South Wales Police precept will protect neighbourhood policing and community engagement

Police and Crime Commissioner Alun Michael aims to reduce the impact of Home Office cuts to policing by increasing the local police precept by four per cent. The money generated will broadly cover the cost of the additional National Insurance burden decided by Central Government and equates to an extra £7.99 per year (less than 16p a week) for band D households.

Mr Michael said: “The increase is essential to help protect the service which, despite the announcement of protection to the Home Office police budget, is still facing a cash cut of 0.6 per cent.

“The cuts imposed on South Wales are made worse by a police funding arrangement which takes £8.8m from South Wales and gives it to the other three Welsh police forces. The formula ignores Cardiff’s status as the capital city of Wales and the policing demands that brings.

“South Wales Police has already had to meet grant cuts of £43m and address demand and inflationary pressures. We are taking a balanced approach to soften the impact on policing our communities, protecting vulnerable people and keeping the burden on the rate payer to a minimum.

“We have made tough decisions for a number of years now in relation to how we deliver our services and this forward planning approach, combined with the innovative way in which we work with partners to reduce crime, is why we are able to continue to meet these financial challenges.”

He added: “South Wales remains the best value for money in terms of the cost to council tax payers in Wales.”

Despite the financial challenges South Wales Police has been consistently improving its performance and service to our communities and is now recognised as one of the best performing forces in England and Wales.

Much of this success has been recognised by Her Majesty’s Inspectorate of Constabulary, particularly in relation to improving the levels of victim satisfaction which now one of the highest in the country.

Overall South Wales Police has experienced an increase of just one per cent in all recorded crimes, which compares very well against similar forces who have an average increase of around 10 per cent, as well as the national average of six per cent.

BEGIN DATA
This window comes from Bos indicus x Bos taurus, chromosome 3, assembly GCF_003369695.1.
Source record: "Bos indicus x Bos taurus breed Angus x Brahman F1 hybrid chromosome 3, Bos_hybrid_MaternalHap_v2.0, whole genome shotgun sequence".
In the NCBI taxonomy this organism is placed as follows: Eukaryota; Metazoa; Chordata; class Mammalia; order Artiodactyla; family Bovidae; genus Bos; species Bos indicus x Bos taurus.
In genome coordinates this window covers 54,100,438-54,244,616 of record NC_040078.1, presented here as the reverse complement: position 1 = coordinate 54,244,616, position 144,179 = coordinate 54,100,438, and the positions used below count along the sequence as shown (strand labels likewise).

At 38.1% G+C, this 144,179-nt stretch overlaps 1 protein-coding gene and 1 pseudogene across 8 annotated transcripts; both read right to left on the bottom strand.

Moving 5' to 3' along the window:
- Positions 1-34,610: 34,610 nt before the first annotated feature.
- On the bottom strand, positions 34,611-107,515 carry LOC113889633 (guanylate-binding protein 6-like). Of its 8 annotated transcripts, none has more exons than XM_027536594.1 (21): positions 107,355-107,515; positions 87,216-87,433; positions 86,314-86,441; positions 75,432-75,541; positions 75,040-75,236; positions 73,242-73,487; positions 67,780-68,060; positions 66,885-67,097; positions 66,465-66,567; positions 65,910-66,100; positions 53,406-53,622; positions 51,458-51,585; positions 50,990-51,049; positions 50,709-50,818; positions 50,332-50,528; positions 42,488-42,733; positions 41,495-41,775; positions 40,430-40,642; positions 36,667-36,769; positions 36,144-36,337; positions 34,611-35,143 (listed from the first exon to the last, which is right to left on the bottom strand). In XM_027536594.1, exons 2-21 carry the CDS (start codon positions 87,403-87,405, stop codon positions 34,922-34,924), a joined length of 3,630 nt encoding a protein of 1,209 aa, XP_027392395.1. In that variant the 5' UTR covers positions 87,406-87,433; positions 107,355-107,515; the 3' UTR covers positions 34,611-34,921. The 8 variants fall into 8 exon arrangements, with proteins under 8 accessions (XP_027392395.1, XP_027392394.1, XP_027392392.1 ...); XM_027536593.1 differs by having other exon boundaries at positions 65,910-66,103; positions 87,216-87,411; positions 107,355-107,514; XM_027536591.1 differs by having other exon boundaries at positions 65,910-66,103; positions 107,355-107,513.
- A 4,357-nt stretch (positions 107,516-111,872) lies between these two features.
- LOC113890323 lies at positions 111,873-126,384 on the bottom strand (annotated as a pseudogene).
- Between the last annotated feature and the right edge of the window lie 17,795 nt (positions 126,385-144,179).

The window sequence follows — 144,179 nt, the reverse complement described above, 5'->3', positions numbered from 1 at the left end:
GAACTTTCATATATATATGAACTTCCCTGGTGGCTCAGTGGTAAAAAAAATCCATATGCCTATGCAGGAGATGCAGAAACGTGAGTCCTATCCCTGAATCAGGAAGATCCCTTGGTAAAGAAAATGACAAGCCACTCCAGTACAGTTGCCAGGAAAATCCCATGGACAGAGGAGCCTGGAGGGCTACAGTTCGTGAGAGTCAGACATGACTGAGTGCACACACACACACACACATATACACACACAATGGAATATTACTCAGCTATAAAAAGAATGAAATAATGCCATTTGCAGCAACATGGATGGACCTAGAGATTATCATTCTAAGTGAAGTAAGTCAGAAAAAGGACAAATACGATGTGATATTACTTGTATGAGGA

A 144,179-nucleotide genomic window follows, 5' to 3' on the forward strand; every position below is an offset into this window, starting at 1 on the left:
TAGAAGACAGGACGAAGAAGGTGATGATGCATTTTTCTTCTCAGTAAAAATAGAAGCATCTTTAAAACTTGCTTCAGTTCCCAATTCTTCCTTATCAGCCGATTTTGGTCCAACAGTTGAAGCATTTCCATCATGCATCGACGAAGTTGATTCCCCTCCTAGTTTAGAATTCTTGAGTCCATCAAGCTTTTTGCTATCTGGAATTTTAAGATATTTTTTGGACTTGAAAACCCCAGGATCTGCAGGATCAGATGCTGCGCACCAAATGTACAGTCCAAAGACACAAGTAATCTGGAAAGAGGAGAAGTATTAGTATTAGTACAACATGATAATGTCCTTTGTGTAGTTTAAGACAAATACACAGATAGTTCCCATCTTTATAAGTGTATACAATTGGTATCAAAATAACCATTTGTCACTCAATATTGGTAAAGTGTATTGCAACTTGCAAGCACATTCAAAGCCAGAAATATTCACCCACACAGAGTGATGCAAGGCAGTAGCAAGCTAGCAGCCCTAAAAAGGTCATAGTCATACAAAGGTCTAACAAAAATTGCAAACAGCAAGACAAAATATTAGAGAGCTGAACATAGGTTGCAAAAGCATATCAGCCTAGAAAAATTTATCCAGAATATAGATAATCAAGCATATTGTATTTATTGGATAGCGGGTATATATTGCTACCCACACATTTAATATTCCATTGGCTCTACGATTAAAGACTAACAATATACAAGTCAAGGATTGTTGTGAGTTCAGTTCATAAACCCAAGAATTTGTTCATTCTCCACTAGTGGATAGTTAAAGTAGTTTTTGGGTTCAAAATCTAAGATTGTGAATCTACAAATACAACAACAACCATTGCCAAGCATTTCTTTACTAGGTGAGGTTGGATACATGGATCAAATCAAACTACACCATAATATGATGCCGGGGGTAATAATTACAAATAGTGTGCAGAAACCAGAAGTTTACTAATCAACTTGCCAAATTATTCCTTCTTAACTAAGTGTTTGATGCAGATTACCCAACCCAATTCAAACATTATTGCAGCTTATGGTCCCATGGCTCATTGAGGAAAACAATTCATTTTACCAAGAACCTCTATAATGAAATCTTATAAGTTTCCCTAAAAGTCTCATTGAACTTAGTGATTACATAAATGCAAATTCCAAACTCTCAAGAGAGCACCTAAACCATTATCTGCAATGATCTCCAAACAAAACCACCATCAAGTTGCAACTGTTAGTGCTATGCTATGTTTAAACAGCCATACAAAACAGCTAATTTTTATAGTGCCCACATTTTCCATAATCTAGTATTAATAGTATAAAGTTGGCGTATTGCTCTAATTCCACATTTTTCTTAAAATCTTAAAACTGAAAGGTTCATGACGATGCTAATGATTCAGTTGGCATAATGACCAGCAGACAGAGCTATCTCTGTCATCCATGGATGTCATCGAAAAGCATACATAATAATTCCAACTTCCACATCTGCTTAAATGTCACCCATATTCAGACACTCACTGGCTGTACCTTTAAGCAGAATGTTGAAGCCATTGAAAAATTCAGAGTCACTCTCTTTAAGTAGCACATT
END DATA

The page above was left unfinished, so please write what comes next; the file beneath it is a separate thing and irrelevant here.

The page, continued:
Most importantly reporting has increased through encouraging people to have the confidence to talk to the police. This is particularly important when people are the victims of sexual assaults or violence.

Anti-social behaviour has reduced by more than 70,000 incidents since 2008-9 and detections recently reached at an all-time high – particularly burglary and violence against the person

The force has invested in new technology which is improving the way we work, as well as leading to efficiency gains. South Wales Police is the lead force for Niche and for developments in the IDIOM system for managing the data that is necessary to manage offenders. The Commissioner has played a leading role in the development of the Police ICT Company which is working to reduce costs and increase the effectiveness of Police IT.

Mr Michael has also reiterated his commitment to protect and maintain neighbourhood policing. He said: “Police officer numbers are currently 2,800 compared to 3,400 a few years ago. The money raised through this modest increase in the precept will enable South Wales Police to sustain these numbers for the coming year.

“Also additional money from Welsh Government Ministers has enabled us to keep 206 more PCSOs on the streets of South Wales and to maintain our commitment to local neighbourhood policing,” he added.

Police and Crime Commissioner Alun Michael added:

“I am very pleased that after detailed scrutiny of the police and crime plan, and our financial projections, the panel unanimously agreed to approve the precept proposals. This goes some way to helping, despite the cuts in central government funding.”

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